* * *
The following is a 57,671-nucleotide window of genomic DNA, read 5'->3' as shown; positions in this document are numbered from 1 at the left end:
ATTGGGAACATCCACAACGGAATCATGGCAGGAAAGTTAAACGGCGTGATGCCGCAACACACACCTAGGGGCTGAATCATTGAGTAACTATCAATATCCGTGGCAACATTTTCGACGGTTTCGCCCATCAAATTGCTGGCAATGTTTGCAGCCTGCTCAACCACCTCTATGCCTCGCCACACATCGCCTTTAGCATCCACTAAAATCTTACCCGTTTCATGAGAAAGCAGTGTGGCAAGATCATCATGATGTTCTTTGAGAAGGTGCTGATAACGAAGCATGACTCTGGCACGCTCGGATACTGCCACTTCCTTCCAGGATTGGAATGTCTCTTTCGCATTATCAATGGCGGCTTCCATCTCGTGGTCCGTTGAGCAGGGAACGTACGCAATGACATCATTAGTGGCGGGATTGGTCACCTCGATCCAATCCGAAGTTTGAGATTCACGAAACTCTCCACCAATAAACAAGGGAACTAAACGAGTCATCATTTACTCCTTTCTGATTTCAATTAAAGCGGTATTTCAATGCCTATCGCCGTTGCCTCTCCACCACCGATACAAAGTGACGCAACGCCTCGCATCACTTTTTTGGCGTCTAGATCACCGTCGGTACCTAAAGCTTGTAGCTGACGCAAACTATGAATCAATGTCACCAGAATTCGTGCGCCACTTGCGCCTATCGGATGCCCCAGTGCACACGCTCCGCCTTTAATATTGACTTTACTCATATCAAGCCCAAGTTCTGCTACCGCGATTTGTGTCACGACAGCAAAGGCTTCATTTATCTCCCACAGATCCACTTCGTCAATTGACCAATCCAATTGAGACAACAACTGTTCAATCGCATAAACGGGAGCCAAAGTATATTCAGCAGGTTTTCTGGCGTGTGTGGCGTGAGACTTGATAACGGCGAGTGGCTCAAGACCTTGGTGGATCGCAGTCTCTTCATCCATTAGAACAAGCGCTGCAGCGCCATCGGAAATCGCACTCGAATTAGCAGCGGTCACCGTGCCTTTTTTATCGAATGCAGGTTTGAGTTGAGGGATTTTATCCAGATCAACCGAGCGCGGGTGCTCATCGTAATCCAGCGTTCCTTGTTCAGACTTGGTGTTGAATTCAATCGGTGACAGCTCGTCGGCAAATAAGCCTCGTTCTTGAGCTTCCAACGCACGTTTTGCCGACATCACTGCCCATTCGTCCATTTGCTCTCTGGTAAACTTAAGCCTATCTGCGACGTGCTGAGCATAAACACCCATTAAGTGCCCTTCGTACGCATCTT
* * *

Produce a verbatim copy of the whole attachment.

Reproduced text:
The following is a 57,671-nucleotide window of genomic DNA, read 5'->3' as shown; positions in this document are numbered from 1 at the left end:
ATTGGGAACATCCACAACGGAATCATGGCAGGAAAGTTAAACGGCGTGATGCCGCAACACACACCTAGGGGCTGAATCATTGAGTAACTATCAATATCCGTGGCAACATTTTCGACGGTTTCGCCCATCAAATTGCTGGCAATGTTTGCAGCCTGCTCAACCACCTCTATGCCTCGCCACACATCGCCTTTAGCATCCACTAAAATCTTACCCGTTTCATGAGAAAGCAGTGTGGCAAGATCATCATGATGTTCTTTGAGAAGGTGCTGATAACGAAGCATGACTCTGGCACGCTCGGATACTGCCACTTCCTTCCAGGATTGGAATGTCTCTTTCGCATTATCAATGGCGGCTTCCATCTCGTGGTCCGTTGAGCAGGGAACGTACGCAATGACATCATTAGTGGCGGGATTGGTCACCTCGATCCAATCCGAAGTTTGAGATTCACGAAACTCTCCACCAATAAACAAGGGAACTAAACGAGTCATCATTTACTCCTTTCTGATTTCAATTAAAGCGGTATTTCAATGCCTATCGCCGTTGCCTCTCCACCACCGATACAAAGTGACGCAACGCCTCGCATCACTTTTTTGGCGTCTAGATCACCGTCGGTACCTAAAGCTTGTAGCTGACGCAAACTATGAATCAATGTCACCAGAATTCGTGCGCCACTTGCGCCTATCGGATGCCCCAGTGCACACGCTCCGCCTTTAATATTGACTTTACTCATATCAAGCCCAAGTTCTGCTACCGCGATTTGTGTCACGACAGCAAAGGCTTCATTTATCTCCCACAGATCCACTTCGTCAATTGACCAATCCAATTGAGACAACAACTGTTCAATCGCATAAACGGGAGCCAAAGTATATTCAGCAGGTTTTCTGGCGTGTGTGGCGTGAGACTTGATAACGGCGAGTGGCTCAAGACCTTGGTGGATCGCAGTCTCTTCATCCATTAGAACAAGCGCTGCAGCGCCATCGGAAATCGCACTCGAATTAGCAGCGGTCACCGTGCCTTTTTTATCGAATGCAGGTTTGAGTTGAGGGATTTTATCCAGATCAACCGAGCGCGGGTGCTCATCGTAATCCAGCGTTCCTTGTTCAGACTTGGTGTTGAATTCAATCGGTGACAGCTCGTCGGCAAATAAGCCTCGTTCTTGAGCTTCCAACGCACGTTTTGCCGACATCACTGCCCATTCGTCCATTTGCTCTCTGGTAAACTTAAGCCTATCTGCGACGTGCTGAGCATAAACACCCATTAAGTGCCCTTCGTACGCATCTT